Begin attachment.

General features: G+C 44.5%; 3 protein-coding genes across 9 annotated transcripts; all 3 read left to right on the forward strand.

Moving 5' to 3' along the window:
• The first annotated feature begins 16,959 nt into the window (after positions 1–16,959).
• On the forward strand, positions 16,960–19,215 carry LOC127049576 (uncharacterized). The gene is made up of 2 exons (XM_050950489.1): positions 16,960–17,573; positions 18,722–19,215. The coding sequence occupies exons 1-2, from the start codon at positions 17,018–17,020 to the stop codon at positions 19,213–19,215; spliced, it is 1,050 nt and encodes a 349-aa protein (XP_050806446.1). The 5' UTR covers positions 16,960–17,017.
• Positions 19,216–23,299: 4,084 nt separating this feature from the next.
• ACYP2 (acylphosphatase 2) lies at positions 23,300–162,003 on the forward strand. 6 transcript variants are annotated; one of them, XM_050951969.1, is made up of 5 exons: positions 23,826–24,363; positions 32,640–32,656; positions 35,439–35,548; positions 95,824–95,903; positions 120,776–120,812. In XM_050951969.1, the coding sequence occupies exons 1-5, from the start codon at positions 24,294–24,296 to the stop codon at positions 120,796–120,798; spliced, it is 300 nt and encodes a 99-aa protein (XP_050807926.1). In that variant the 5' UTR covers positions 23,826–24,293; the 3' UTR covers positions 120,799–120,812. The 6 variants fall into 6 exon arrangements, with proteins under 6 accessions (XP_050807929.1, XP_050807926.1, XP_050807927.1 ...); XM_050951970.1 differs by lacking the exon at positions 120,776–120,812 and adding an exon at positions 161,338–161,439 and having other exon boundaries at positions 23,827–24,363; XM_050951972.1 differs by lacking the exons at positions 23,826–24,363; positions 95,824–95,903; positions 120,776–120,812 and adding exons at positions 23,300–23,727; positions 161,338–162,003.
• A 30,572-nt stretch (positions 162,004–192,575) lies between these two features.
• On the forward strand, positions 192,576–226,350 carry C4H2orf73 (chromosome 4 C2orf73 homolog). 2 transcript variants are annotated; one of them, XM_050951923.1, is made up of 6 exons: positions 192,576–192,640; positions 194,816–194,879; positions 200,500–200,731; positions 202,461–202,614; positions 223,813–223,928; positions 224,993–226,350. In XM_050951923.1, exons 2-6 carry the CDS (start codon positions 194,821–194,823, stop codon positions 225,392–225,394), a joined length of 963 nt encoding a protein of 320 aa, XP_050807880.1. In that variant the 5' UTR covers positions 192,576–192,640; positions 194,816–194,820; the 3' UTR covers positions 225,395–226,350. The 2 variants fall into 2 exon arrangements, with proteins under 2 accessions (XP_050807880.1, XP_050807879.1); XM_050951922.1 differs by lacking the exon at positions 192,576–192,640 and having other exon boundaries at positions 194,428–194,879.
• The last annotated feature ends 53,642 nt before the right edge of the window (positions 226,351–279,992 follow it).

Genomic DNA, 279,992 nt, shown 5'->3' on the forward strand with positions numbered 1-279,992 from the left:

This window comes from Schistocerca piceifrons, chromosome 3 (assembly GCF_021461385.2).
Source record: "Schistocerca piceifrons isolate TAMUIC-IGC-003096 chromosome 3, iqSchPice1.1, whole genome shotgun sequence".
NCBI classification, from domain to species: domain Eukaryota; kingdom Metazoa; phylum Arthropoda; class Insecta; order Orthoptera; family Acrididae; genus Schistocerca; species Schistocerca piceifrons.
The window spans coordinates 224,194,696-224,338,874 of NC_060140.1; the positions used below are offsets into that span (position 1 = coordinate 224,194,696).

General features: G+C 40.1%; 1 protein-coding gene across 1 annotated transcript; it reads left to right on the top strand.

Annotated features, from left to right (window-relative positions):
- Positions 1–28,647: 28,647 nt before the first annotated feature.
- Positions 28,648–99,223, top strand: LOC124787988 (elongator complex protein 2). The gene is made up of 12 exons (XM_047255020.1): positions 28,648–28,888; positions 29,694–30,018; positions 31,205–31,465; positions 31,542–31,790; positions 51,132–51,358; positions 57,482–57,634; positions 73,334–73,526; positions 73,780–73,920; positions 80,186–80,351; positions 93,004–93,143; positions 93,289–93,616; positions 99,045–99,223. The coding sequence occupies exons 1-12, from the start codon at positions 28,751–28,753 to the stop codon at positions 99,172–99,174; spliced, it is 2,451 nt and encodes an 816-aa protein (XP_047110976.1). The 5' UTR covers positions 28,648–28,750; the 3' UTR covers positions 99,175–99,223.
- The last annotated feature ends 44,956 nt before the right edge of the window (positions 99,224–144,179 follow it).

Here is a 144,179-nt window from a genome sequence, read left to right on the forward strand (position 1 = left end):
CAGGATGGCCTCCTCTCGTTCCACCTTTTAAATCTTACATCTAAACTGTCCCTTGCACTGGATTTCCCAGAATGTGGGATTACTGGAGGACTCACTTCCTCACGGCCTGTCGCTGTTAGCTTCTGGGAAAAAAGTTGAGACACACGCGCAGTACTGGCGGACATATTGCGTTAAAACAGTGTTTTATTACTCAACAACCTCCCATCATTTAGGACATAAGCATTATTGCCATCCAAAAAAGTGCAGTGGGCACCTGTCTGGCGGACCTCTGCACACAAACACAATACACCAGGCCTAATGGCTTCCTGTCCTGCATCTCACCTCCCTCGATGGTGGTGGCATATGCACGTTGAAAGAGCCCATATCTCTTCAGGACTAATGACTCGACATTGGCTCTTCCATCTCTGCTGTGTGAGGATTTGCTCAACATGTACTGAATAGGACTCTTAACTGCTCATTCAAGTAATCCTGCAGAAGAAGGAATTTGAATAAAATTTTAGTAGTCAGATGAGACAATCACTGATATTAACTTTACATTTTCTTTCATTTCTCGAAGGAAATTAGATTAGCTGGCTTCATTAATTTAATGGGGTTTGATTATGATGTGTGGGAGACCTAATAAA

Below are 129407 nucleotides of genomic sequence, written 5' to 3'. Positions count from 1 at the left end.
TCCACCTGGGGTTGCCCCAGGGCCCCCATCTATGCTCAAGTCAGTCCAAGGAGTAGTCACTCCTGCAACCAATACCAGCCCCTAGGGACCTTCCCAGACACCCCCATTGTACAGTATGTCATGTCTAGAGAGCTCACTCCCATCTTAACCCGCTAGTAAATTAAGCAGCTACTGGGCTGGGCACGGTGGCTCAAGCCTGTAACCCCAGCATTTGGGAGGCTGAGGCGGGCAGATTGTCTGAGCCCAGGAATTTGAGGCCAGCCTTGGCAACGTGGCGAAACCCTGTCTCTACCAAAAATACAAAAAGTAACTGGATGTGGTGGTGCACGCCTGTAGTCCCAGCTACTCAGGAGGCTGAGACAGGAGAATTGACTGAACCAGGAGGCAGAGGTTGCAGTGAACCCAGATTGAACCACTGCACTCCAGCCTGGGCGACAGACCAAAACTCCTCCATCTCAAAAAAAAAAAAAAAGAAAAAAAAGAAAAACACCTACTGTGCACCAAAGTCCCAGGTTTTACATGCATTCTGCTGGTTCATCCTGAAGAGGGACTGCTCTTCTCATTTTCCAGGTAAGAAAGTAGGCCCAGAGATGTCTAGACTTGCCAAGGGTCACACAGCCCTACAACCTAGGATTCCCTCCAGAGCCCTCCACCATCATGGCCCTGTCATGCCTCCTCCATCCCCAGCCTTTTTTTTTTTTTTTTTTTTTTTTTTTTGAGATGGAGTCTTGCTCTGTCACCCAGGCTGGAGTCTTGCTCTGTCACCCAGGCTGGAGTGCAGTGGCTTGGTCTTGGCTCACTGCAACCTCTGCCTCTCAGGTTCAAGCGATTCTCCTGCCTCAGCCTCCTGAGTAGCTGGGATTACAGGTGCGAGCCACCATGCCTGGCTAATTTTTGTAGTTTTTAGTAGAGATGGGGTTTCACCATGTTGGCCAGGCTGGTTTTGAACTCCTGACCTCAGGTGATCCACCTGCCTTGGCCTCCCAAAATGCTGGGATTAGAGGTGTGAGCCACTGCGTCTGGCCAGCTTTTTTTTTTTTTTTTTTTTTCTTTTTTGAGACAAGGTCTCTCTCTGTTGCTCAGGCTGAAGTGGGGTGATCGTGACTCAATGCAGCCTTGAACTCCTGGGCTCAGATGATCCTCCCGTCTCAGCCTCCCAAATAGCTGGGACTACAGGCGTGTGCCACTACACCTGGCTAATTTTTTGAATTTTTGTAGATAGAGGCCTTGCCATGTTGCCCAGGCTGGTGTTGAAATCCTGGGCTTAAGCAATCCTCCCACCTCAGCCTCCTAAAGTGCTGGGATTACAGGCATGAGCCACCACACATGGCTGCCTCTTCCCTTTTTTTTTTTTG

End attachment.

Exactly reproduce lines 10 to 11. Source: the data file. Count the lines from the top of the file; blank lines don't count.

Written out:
Genomic DNA, 279,992 nt, shown 5'->3' on the forward strand with positions numbered 1-279,992 from the left:

This window comes from Schistocerca piceifrons, chromosome 3 (assembly GCF_021461385.2).